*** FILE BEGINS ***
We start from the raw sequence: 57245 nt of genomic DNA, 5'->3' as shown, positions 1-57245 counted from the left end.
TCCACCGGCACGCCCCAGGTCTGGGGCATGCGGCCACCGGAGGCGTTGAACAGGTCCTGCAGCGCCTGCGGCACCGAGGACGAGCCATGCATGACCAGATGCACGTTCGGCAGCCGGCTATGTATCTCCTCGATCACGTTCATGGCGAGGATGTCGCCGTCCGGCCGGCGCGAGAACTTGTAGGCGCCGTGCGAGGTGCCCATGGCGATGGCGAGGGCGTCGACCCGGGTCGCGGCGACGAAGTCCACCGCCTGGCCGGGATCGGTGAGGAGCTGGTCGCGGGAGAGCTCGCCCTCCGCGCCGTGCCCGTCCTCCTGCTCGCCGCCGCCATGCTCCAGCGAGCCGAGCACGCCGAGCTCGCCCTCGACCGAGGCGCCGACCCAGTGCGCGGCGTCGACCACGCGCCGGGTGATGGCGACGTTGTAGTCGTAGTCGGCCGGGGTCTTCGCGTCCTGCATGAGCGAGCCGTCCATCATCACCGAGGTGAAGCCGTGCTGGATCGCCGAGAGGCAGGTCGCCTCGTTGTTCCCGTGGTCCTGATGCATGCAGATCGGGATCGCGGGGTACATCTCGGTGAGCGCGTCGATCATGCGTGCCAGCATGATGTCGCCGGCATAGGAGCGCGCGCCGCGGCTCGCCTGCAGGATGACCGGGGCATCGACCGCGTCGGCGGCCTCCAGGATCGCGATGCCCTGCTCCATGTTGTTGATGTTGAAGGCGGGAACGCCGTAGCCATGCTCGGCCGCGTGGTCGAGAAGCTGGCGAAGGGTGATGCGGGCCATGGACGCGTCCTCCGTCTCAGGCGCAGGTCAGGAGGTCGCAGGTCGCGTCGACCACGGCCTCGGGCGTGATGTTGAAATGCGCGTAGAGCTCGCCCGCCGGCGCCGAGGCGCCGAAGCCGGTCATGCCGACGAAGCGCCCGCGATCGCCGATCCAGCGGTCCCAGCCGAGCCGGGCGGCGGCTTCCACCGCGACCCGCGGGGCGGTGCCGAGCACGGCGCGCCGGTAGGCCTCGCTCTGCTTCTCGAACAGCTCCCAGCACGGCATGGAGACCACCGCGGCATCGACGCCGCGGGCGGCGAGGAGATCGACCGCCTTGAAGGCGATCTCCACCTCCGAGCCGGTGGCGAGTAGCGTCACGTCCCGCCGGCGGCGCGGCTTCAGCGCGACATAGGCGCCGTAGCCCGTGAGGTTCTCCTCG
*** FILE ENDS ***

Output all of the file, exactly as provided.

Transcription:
We start from the raw sequence: 57245 nt of genomic DNA, 5'->3' as shown, positions 1-57245 counted from the left end.
TCCACCGGCACGCCCCAGGTCTGGGGCATGCGGCCACCGGAGGCGTTGAACAGGTCCTGCAGCGCCTGCGGCACCGAGGACGAGCCATGCATGACCAGATGCACGTTCGGCAGCCGGCTATGTATCTCCTCGATCACGTTCATGGCGAGGATGTCGCCGTCCGGCCGGCGCGAGAACTTGTAGGCGCCGTGCGAGGTGCCCATGGCGATGGCGAGGGCGTCGACCCGGGTCGCGGCGACGAAGTCCACCGCCTGGCCGGGATCGGTGAGGAGCTGGTCGCGGGAGAGCTCGCCCTCCGCGCCGTGCCCGTCCTCCTGCTCGCCGCCGCCATGCTCCAGCGAGCCGAGCACGCCGAGCTCGCCCTCGACCGAGGCGCCGACCCAGTGCGCGGCGTCGACCACGCGCCGGGTGATGGCGACGTTGTAGTCGTAGTCGGCCGGGGTCTTCGCGTCCTGCATGAGCGAGCCGTCCATCATCACCGAGGTGAAGCCGTGCTGGATCGCCGAGAGGCAGGTCGCCTCGTTGTTCCCGTGGTCCTGATGCATGCAGATCGGGATCGCGGGGTACATCTCGGTGAGCGCGTCGATCATGCGTGCCAGCATGATGTCGCCGGCATAGGAGCGCGCGCCGCGGCTCGCCTGCAGGATGACCGGGGCATCGACCGCGTCGGCGGCCTCCAGGATCGCGATGCCCTGCTCCATGTTGTTGATGTTGAAGGCGGGAACGCCGTAGCCATGCTCGGCCGCGTGGTCGAGAAGCTGGCGAAGGGTGATGCGGGCCATGGACGCGTCCTCCGTCTCAGGCGCAGGTCAGGAGGTCGCAGGTCGCGTCGACCACGGCCTCGGGCGTGATGTTGAAATGCGCGTAGAGCTCGCCCGCCGGCGCCGAGGCGCCGAAGCCGGTCATGCCGACGAAGCGCCCGCGATCGCCGATCCAGCGGTCCCAGCCGAGCCGGGCGGCGGCTTCCACCGCGACCCGCGGGGCGGTGCCGAGCACGGCGCGCCGGTAGGCCTCGCTCTGCTTCTCGAACAGCTCCCAGCACGGCATGGAGACCACCGCGGCATCGACGCCGCGGGCGGCGAGGAGATCGACCGCCTTGAAGGCGATCTCCACCTCCGAGCCGGTGGCGAGTAGCGTCACGTCCCGCCGGCGGCGCGGCTTCAGCGCGACATAGGCGCCGTAGCCCGTGAGGTTCTCCTCG